"Katniss, it's just hunting. You're the best hunter I know," says Gale.
"It's not just hunting. They're armed. They think."
"So do you. And you've had more practice. Real practice," he says. "You know how to kill."
"Not people," I say.
"How different can it be, really?" says Gale grimly.
The awful thing is that if I can forget they're people, it will be no different at all.
Katniss Everdeen lives in District 12 of Panem, the dictatorship that rose from the ashes of the United States. The Capitol of Panem is surrounded by 12 districts, which it rules with an iron fist, a "fist" that obliterated the revolutionary District 13. District 12 mines coal, and seems to would no doubt at one time been called Apalachia. As a reminder of its power, the Capitol hold the annual Hunger Games. Two teenagers are chosen from each district to fight to the death in a place referred to as "the arena." The last man or woman standing gets to live out the rest of his or her life in relative luxury. Katniss little sister is chosen during this draft, but Katniss volunteers to go in her stead. The other teenager "reaped" from District 12 is Peeta Mellark, who has a bit of history with Katniss. Of course, this is someone who Katniss must view with a kill-or-be-killed mentality.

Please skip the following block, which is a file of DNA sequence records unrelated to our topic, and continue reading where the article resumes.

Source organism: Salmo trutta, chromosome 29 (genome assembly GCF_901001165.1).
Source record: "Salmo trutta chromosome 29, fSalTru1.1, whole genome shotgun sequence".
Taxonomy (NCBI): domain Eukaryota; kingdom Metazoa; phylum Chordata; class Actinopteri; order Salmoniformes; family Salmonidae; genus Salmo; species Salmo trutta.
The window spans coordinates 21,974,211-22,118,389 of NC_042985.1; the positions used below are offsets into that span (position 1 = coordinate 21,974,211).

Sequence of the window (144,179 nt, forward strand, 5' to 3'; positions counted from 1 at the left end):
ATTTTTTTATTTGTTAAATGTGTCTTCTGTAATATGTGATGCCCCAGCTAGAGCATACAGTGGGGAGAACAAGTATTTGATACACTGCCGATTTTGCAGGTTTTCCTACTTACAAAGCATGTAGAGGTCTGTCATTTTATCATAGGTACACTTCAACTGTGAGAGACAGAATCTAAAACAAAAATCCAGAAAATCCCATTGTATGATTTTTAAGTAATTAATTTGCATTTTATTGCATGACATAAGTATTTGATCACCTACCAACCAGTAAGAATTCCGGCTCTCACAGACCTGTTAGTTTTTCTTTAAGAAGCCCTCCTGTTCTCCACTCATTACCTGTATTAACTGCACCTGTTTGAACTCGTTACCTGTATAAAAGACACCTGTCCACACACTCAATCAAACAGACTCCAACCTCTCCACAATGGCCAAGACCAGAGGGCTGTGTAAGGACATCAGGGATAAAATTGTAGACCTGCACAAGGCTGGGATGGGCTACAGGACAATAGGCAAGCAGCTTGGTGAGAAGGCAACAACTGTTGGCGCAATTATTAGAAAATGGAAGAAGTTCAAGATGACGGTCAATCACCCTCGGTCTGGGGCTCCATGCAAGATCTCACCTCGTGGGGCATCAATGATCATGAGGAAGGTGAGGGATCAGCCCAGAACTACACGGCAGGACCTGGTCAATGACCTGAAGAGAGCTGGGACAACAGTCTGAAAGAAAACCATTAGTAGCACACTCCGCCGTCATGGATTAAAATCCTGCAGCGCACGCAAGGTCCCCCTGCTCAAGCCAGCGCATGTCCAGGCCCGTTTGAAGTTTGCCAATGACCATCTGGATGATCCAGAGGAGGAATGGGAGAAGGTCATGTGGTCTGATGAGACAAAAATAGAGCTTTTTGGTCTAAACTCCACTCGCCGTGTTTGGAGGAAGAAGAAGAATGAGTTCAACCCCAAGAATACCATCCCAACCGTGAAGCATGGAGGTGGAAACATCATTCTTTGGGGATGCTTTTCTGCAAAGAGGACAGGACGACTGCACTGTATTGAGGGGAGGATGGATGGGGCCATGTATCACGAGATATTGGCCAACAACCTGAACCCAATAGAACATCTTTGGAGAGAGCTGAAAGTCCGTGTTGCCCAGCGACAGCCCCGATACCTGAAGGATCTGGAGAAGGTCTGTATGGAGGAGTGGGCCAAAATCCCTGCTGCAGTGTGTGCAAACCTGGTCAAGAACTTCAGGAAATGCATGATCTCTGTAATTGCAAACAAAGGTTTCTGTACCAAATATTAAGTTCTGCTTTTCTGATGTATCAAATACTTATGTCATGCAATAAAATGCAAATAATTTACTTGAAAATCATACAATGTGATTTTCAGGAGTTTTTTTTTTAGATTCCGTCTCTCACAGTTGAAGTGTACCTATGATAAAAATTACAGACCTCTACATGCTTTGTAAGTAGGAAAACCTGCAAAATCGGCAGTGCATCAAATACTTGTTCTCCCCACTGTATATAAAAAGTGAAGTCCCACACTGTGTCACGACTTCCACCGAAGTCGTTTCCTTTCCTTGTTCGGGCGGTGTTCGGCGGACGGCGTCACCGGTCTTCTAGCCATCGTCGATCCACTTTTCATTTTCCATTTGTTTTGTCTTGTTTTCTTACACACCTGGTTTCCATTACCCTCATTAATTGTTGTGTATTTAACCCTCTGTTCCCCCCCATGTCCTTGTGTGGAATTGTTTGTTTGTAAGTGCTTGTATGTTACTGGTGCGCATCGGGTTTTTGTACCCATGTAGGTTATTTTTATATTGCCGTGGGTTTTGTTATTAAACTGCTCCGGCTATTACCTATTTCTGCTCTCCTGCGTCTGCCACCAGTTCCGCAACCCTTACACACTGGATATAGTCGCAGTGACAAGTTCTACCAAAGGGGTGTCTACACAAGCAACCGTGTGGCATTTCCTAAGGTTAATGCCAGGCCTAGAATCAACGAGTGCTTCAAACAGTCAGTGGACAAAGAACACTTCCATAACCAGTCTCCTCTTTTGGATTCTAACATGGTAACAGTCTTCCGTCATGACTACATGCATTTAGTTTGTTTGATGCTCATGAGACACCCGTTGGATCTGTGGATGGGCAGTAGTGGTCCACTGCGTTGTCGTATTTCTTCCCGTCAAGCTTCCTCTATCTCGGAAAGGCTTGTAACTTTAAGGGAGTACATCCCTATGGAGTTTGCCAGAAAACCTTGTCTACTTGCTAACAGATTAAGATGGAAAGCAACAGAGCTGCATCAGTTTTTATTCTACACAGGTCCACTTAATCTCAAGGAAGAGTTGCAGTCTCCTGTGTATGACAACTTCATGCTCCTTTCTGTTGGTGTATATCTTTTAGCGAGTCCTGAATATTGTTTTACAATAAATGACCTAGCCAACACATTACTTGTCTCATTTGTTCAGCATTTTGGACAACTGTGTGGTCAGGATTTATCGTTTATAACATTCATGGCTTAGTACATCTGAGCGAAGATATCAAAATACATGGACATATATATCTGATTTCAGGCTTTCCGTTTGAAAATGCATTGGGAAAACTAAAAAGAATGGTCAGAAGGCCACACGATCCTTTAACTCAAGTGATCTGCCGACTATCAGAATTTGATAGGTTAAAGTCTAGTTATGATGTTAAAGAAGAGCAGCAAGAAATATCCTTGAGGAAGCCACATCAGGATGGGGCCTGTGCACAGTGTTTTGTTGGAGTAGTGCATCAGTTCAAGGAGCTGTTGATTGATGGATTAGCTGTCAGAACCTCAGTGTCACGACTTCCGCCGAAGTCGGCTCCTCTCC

This book is equal parts: Running Man, Survivor, and Lord of the Flies, with just a dash of teenage romance. The relationship between Katniss, Peeta, and her "friend" from District 12, Gale fits into the YA fiction model. That is to say, it is not very interesting, nor noteworthy. The action that takes place within the arena, however, is worth mentioning. The book is incredibly violent. Blood is nearly its own character. Children are impaled, stung to death, and eaten alive -- not by other contestants, cannibalism is one of the few no-nos in the Hunger Games.
The novel reads quickly, in large part because there are no flourishes to Collins prose. It is fairly straight forward and to the point. Most of the plot moves rapidly, mimicking the pace of its characters as they attempt to outrun and outsmart each other. The second half slows down a bit, with Katniss trying to nurse Peeta back to health. I am sure that Collins was trying to make a statement about the effects of violence and war on children, but there was not enough psychological development of her characters for this to be effective. There were some minor plot points that I simply had to look over. For example, these "games" were supposedly televised to the entire country of Panem, but at no point does Katniss mention seeing a camera. There were other similar plot devises that while annoying did not have a huge effect on my enjoyment of the book.
For YA fiction, this was pretty good.